Irrigation Development by Inter-basin Water Transfer

Irrigation- Interbasin water transfer

Zambia is generally seen as having the potential of being
able to achieve self-sufficiency in food production and being able to
produce a surplus for meeting shortfalls in Congo DRC, Zimbabwe and
even Kenya. There is virgin land available, without destruction of
rain-forest, and considerable water resources to meet this. However,
to achieve this potential, expansion of irrigation is a must.
Potential for irrigation has been estimated at 410,000 hectares and
our total water resources available would be adequate for this, but
their distribution is lop-sided: the northern half the country has
most of the water, but this goes with poor, leached soils. The best
soils are to be found in the center and southern parts of the country,
where water resources for irrigation are at present short. The total
present flow of the Kafue River is already fully allocated to
generation of electricity and irrigation of sugar cane and Lusaka City
Council; farmers can get water for irrigation only by concession from
ZESCO, whose concern is to keep the maximum of the present flow for
the Kafue Hydro –electric powerhouses. For large-scale agriculture,
the answer is water transfer from the North to the South. Such
transfer appears physically feasible if water is taken from the
Luapula River, across the “Pedicle”, and then directed to the center
and south through the Kafue River.

Transfer would involve a costly civil-engineering mega
scheme, as well as political, international and environmental
challenges. The political challenges include ethnic consideration, in
that the water would come from a Bemba- speaking area and be taken for
use to an area, of Lenje and Tonga-speakers; the international
challenge is that the transfer would be across international
boundaries and of water jointly- owned by Zambia and Congo DRC, and
across Congo DRC land; the environmental challenge would involve the
effect on water levels in Lake Mweru; the civil-engineering challenge
would not be technical (as larger water transfer schemes have already
been done in Libya and elsewhere) but funding.

Since the world-wide challenge is the production of food
for increasing populations, let us assume: that for funding,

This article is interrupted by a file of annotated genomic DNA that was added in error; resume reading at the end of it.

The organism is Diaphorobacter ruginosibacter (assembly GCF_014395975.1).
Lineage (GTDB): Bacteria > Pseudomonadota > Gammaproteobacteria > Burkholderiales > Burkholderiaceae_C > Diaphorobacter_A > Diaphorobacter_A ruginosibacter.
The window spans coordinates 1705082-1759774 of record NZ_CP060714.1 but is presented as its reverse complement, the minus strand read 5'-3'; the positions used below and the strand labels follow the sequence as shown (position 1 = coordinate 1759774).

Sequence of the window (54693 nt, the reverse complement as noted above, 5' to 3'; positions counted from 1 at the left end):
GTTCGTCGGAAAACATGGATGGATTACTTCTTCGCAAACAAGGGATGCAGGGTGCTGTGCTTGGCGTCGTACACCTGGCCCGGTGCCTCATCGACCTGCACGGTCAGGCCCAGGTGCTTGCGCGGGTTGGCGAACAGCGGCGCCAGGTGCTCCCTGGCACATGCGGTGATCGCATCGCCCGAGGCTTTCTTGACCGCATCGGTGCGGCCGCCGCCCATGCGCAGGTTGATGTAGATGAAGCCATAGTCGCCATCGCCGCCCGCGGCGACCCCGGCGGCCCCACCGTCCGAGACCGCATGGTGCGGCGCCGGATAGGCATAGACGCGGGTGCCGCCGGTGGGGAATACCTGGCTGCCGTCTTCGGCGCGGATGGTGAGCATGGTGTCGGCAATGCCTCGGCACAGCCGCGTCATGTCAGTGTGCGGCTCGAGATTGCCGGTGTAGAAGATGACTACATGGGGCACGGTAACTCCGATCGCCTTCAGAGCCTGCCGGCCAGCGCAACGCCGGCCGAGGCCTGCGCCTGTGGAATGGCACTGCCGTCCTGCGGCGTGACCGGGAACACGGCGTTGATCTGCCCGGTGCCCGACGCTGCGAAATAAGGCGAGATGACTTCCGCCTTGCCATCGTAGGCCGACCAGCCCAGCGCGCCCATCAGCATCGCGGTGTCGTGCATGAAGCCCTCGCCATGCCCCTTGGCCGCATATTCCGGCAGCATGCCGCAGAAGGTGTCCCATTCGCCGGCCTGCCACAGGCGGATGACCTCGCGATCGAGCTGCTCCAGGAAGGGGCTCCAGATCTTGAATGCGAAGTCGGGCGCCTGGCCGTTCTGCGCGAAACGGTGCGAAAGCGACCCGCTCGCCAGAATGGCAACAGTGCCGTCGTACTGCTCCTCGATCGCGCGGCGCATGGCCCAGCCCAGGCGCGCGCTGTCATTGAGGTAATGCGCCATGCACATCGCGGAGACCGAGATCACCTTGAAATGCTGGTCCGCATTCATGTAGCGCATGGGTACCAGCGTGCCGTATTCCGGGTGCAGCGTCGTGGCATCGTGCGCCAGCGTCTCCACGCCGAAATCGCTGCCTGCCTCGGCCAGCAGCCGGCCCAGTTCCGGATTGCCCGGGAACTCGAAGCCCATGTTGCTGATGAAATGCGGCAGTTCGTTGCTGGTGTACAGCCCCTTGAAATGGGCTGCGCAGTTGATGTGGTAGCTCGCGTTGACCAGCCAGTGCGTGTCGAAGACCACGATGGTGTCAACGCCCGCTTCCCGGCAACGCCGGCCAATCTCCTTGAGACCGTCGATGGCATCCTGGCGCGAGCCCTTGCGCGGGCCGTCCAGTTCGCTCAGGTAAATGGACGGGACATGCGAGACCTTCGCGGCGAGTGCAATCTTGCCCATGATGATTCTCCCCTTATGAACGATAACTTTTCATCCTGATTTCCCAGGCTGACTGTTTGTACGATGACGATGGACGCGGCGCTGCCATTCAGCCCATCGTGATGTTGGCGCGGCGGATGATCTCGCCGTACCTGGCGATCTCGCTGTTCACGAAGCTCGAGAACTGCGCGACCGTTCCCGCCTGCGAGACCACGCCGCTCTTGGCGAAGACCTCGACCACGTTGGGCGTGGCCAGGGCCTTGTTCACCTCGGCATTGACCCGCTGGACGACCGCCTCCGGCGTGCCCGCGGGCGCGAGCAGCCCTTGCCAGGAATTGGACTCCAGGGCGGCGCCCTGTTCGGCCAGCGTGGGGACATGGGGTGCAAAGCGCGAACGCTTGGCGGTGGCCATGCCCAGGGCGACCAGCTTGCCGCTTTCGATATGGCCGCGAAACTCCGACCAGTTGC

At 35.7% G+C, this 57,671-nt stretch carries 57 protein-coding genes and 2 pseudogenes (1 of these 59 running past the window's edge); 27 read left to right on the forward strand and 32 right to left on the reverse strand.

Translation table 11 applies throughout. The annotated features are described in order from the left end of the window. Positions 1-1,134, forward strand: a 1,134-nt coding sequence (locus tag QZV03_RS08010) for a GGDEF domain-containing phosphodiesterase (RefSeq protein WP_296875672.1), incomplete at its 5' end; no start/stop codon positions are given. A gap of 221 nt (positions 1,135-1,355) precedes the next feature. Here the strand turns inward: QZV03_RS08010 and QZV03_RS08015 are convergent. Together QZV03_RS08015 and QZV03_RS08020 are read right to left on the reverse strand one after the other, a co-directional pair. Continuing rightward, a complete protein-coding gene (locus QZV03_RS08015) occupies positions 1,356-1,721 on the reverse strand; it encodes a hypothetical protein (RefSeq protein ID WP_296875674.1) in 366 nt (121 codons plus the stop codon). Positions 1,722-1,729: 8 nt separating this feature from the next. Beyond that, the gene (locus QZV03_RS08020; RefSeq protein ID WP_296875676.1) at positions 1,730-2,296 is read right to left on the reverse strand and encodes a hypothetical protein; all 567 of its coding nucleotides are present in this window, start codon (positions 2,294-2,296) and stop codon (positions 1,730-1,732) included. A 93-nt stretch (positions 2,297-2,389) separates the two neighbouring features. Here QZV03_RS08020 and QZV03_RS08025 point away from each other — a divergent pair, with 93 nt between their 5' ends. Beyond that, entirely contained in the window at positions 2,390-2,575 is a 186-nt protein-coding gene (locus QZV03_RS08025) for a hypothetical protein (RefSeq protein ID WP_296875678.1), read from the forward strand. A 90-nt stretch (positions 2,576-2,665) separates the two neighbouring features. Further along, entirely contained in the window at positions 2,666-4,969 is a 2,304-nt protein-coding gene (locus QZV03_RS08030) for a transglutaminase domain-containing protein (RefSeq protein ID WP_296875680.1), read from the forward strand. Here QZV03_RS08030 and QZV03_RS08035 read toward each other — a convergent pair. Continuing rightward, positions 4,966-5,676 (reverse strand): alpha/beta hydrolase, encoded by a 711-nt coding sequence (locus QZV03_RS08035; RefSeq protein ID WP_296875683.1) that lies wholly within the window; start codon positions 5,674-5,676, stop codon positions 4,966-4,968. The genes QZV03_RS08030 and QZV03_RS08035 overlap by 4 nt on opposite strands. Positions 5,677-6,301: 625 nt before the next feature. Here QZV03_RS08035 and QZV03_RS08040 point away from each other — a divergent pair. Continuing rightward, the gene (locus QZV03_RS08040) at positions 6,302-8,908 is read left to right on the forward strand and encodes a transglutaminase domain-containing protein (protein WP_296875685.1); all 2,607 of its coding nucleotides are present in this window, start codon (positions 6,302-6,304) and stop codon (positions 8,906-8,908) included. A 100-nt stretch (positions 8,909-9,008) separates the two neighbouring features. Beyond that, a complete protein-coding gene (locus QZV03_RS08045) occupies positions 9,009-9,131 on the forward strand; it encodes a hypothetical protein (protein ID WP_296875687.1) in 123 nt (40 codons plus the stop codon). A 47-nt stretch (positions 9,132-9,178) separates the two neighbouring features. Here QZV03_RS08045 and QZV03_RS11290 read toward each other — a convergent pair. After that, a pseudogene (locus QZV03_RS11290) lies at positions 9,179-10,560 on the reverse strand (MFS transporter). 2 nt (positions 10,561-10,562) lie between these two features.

assistance from the World Bank is possible; the international
challenges can be resolved by diplomacy/negotiation and the political
one by living up to our national motto of ‘One Zambia One Nation’.

Now as to the technical aspects. Water flows from
Chambesi River basin and the Bangweulu swamps finish up, through the
Luapula River and the Congo, in the Atlantic at Matadi, with very low
utilization for agriculture or industry. The limit to the amount that
can be transferred is dictated, on the one hand, by the lowest flow
recorded at the proposed Intake on the Luapula river and, on the other
hand, by the amount of land economically available for irrigation
close to the Kafue in the center and the south of Zambia. Electric
power in Luapula Province south that can be made available for pumping
is also a limiting factor. Maximum water available for transfer would
be about 90 cubic meters per second. As the transfer is uphill, it
would have to be in a pressurized pipeline. Whether this be in steel
or concrete, the pipes would have to be transported by road and should
be limited in diameter to three meters. This would be adequate for a
transfer rate of 90 cubic meters per second and could irrigate an
additional 90,000 hectares.

If the transfer is aimed to the North Mutondo stream, a
tributary of the Kafue, the distance from the intake works at Chembe
to the boundary and Watershed would be 63km. However, this would
involve a new road system across the pedicle, so it will be more
economic to take the pipeline close to the existing tarred road
despite the increased length to 67 km. The transfer can be taken by a
pipeline- siphon across the hills forming the watershed, involving an
elevation difference of some 295 meters, but it may be worth
considering crossing the watershed through a tunnel and reducing the
elevation difference to 245 meters. Once the water is across the
watershed it can be directed to the North Mutondo stream and flow by
gravity to the Kafue River. The pumping station and intake works
should be on the right bank of the Luapula River for control by

When I was Minister of FOOD & Fisheries in 1992 I initiated a
pre-feasibility study for the project. Government has now declared
irrigation as a development priority. If it is serious about this, it
should now commission a Feasibility Study to produce a bankable
document and proceed to meet the various challenges for its

Simon Zukas